NEWSLETTER 
November  2016
From the Director
This fall, the ISS' newest collaborative project, China's Cities: Divisions and Plans, focusing on the economic, political and social phenomena at play in China's urbanization, began its three-year-term. Team members pictured from left are  Eli Friedman, Jeremy Wallace (project leader), Jessica Weiss, Shanjun Li, and Panle Barwick.

I've long been interested in new global patterns of migration, especially to new immigrant destinations. It will be interesting to see if some of the same issues elsewhere in the world are also are at play in China's burgeoning cities. 

Meanwhile, our other two projects, Mass Incarceration and Deportation Relief , commenced in 2015 and continue through 2018. Brief updates are provided below. 

Next fall, we plan to search for another collaborative research project. We're especially interested in funding interdisciplinary Cornell faculty collaborations seeking to solve a critical 21st century problem, such as protecting democratic institutions.  

We also plan to bring prominent social scientists to Cornell for an annual public lecture. For 2016, Matthew Desmond, the author of the bestselling book Evicted is coming to Cornell (more about this below). Please talk with me about any ideas you may have.

Sincerely,

Daniel T. Lichter
Robert S. Harrison Director
Institute for the Social Sciences
607-254-8781  |   dtl28@cornell.edu
 
Mass Incarceration Project
The ISS sponsored book manuscript workshops for Peter Enns, project leader, and Julilly Kohler-Hausmann.

Enns' book, Incarceration Nation: How the United States Became the Most Punitive Democracy in the World, was published in 2016.

Getting Tough: Welfare and Imprisonment in 1970s America by Kohler-Hausmann is to be released in 2017.  
Pictured from left, Christopher Wildeman, Peter Enns (project leader), Anna Haskins, Maria Fitzpatrick, Julilly Kohler-Hausmann
Deportation Relief Project
This multidisciplinary team, led by Shannon Gleeson and Matthew Hall, is examining the impact that temporary legal status is having on immigrants.

The ISS faculty fellows are using administrative and survey data, along with in-depth interviews in New York City. The group seeks to better understand how temporary deportation relief and work authorization affects educational attainment, work experiences, and workers' ability to contest workplace disputes.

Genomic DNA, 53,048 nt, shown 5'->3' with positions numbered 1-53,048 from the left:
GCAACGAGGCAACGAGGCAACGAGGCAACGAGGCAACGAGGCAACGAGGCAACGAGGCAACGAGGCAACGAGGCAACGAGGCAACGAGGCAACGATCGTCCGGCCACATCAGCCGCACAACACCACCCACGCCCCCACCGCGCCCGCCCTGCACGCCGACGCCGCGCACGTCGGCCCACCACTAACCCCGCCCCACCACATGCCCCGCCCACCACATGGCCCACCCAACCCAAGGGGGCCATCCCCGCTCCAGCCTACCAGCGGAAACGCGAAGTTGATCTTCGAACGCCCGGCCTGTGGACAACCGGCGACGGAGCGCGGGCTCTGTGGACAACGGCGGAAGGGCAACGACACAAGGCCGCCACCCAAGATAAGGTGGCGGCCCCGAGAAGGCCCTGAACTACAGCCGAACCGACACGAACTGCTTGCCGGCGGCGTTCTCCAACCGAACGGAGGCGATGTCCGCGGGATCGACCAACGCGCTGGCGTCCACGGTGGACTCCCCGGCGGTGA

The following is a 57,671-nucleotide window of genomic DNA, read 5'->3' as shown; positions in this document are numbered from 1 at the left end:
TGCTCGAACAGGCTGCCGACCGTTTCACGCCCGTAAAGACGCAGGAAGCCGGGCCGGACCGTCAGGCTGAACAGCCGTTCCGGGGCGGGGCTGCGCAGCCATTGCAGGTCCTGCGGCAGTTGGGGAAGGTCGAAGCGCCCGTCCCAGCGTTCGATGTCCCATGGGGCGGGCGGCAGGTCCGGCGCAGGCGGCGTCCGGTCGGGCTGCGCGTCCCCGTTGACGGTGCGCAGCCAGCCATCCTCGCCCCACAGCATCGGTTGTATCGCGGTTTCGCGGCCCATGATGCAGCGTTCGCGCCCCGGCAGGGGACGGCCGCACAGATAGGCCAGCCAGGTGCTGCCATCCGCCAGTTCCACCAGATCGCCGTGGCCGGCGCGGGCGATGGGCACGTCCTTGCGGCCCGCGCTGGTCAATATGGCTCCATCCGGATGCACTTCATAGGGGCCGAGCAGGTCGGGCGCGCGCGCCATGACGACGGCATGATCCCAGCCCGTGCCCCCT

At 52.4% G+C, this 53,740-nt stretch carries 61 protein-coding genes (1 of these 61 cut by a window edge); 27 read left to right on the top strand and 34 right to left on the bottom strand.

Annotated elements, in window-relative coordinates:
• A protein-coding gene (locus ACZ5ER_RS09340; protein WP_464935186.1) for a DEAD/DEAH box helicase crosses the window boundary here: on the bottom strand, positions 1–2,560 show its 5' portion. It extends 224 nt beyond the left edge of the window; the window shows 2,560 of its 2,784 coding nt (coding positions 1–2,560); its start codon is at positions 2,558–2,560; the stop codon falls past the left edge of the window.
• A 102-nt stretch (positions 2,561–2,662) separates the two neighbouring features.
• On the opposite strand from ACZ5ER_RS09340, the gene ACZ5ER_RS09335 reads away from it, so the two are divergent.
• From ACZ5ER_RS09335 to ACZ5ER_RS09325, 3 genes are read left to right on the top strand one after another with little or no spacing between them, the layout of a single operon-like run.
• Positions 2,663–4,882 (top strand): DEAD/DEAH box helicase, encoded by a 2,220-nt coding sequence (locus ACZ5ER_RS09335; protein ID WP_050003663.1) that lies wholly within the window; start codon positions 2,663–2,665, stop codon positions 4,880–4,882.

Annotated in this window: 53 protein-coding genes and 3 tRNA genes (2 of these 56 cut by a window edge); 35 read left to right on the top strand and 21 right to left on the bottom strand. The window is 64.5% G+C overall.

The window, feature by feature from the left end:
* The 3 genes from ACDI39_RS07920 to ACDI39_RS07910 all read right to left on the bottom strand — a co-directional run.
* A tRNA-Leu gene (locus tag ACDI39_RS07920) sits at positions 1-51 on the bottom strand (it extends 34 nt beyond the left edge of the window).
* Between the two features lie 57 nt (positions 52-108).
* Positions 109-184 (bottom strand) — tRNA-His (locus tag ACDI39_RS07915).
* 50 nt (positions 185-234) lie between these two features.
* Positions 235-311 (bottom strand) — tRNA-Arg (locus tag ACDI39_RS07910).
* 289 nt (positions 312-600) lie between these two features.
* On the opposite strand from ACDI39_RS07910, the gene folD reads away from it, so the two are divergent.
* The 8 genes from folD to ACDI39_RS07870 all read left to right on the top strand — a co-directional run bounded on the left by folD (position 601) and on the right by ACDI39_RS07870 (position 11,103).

Pictured from left, Steven Alvarado, Kate Griffith, Jordan Matsudaira, and co-project leaders, Shannon Gleeson and Matthew Hall.
Evicted by Matthew Desmond

Matthew Desmond
to Lecture at Cornell  November 16
Harvard sociologist and 2015 MacArthur Fellow Matthew Desmond is speaking at Cornell about his book, Evicted. His talk in the Statler Auditorium runs from 6-7:30 PM.

This event is cosponsored by the ISS, Center for the Study of Inequality, and University Lectures.


News About ISS' Faculty Fellows

The ISS congratulates members of the 2015-2016 Faculty Fellows cohort for their recent accomplishments. 

  • Laura Tach, Policy Analysis and Management, received a $350,000 grant from the William T. Grant Foundation for a research project on U.S. families.

  • Adam LevineGovernment, won two awards from the American Political Science Association. His book, American Insecurity, received the 2016 Best Book Award, and his article on citizen engagement was named best paper.

  • Ernesto Bassi, History, completed his book, An Aqueous Territory: Sailor Geographies and New Granada's Transimperial Greater Caribbean World, to be published in 2017 by Duke University Press.

  • Nathan SprengHuman Development, published a paper in Personality and Individual Differences about a small association between purpose in life and impulsivity..

  • Jane MendleHuman Development, was promoted to Associate Professor.